I've been focusing on my novel project (when my digestive system isn't invaded by legions of viral centurions), and I'm getting deep enough into it that I'm having to go back and forth in the story to set things up for later payoffs. As I do this, I find out more things about the world the characters live in that I have to go into other documents to record and explore, and then go back to the text and rewrite one scene or start another. It gives me a whole new respect for the people that do this full-time - there really is enough work to be done to constitute calling this full-time work.
Friends warned me against playing Final Fantasy 13 for various reasons. I won't go deep into my personal experiences, mostly because the game isn't worth the space. There was an essence the Final Fantasy games had, something that made you dump days and weeks into them without giving you the sense that you wasted your time. The gameplay may not have been extraordinary or the stories captivating in any special way, but it was enough that you felt you got a good return on your investment. Whatever that essence was, the series has lost it.
I'm going to visit my sister next week, and it's going to be awesome! She lives near a beach on the West Coast, so it'll be a cool bit of role-reversal from the time she visited me in Cornwall. Less Arthurian sightseeing, more boozeries!
Friday, June 11, 2010
The screenplay is done. It's in LA. At least one reader likes it. We'll see where it goes from here.
My section at Butler was approved and put on the books yesterday. Today it was filled up. No getting out of it now, I'm an adjunct. It should be fun!
Tuesday, May 4, 2010
Two, and perhaps the more critical: Unless something drastic happens between now and then, I will be teaching a class at Butler this coming fall. This will not interfere with either my other job there, nor will it affect my other writing projects. If anything, the effort of building and teaching a class will sharpen and enhance my output. This is an exciting (and sudden) development, not least of all because it'll give me a chance to put my Masters to work. I'll be taking a workshop for the rest of the week, and by the end of it I believe I'll have the backbone for a solid and lively course.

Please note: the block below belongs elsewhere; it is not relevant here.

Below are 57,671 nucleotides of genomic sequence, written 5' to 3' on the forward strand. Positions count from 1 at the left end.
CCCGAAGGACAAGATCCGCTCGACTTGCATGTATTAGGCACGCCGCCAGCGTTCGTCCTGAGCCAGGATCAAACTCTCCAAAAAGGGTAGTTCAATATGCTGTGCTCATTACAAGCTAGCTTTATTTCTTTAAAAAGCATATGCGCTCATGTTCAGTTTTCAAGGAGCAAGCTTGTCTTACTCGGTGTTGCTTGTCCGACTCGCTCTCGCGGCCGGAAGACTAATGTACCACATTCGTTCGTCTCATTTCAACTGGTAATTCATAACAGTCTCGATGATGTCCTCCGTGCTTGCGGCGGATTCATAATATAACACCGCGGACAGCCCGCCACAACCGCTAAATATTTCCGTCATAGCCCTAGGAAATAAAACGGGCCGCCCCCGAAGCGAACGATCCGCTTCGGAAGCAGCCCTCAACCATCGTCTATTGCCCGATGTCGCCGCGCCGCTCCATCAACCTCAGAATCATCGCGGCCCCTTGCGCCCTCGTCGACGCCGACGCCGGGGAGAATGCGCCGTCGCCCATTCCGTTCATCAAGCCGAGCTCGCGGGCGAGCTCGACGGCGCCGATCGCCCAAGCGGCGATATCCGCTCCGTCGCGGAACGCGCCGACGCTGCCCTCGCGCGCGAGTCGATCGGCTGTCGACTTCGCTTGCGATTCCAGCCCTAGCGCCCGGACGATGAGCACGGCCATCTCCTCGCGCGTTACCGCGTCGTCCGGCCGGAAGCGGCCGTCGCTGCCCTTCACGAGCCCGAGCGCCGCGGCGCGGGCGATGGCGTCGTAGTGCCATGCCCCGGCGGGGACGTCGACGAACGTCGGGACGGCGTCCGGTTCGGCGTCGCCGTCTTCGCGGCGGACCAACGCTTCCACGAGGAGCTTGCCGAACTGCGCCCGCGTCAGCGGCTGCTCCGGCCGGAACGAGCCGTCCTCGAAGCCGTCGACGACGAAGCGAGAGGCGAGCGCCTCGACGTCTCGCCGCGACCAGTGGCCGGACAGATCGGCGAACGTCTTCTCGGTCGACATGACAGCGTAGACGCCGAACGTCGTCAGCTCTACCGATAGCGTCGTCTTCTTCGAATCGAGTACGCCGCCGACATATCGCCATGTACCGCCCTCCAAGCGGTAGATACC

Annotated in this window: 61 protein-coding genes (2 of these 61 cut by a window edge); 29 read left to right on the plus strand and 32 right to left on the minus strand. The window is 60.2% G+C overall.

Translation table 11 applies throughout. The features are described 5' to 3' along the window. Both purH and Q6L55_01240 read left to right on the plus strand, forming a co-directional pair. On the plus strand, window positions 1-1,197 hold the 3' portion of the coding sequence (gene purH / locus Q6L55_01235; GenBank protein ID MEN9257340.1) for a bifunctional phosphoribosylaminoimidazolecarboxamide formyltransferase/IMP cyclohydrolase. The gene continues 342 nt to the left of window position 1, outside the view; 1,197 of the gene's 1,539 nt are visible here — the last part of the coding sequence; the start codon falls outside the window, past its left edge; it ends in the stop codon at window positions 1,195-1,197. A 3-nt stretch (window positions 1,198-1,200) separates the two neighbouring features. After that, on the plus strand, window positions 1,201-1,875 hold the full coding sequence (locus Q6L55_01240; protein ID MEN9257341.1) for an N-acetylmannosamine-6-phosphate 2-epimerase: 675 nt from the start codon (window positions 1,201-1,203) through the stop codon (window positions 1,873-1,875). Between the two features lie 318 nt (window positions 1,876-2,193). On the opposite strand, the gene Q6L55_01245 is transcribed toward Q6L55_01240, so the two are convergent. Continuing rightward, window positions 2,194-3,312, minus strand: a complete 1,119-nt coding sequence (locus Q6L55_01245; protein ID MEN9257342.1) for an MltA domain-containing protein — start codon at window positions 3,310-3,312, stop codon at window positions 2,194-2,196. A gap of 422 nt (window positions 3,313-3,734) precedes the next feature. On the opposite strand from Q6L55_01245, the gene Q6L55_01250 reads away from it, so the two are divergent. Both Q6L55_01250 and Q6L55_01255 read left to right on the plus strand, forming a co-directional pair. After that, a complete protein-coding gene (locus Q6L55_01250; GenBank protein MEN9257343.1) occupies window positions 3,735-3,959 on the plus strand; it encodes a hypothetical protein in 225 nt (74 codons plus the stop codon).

But I'll settle for fewer butterflies in my digestive system, thank you.
Wednesday, April 28, 2010
I knew something was wrong before I even woke up. My consciousness sprinted to play catch-up with my senses, some of them screaming that if I didn’t figure out what the wrong thing was, I might never fully wake up. The sheets on my bed were dry and smooth, they reassured me that all was not lost. I could see nothing in the dark of my room, so fire probably wasn’t it. I was hearing something.
It was the wrong thing. It growled like a swarm of bees trapped in candy bar, hundreds of primal minds full of energy and a desire to expand and conquer. I was alone with them.
In the elapsed seconds, I’d figured that I was in my bedroom, and in the direction the sound was coming from were a lot of my more expensive electronics, my desktop computer being the biggest and best of them. I’d lost my external hard drive a few weeks ago, and had only recently gotten new copies of the material on it saved on my main drive. In those files were days of media and years of my own creative works, files I would not be able to recover a second time, and if they were lost, so to would be lost a part of my soul. If the sound was coming from there, a device that was supposed to be completely off, that would be very wrong indeed – raping God’s sister level of wrong.
But the wrong thing wasn’t my computer. It was sitting right next to it, watching it. Watching me. It wanted to know what would cause the most damage: hurting me directly, or hurting what had most of my work in it. I should have known.
It was my electric razor, and that night was the night it would try to kill me.
Seeing the opportunity, it leapt from the dresser for the quick kill, and if I’d been fully awake it might have worked. Too much instinct was in control, and like my ancestors catching snakes in the trees, I caught the sound in mid-air, and its source along with it. Now as most men know, once you get an electric razor in a good grip, there’s a pressure point you can hit that will put the thing to sleep, and that’s exactly what I did.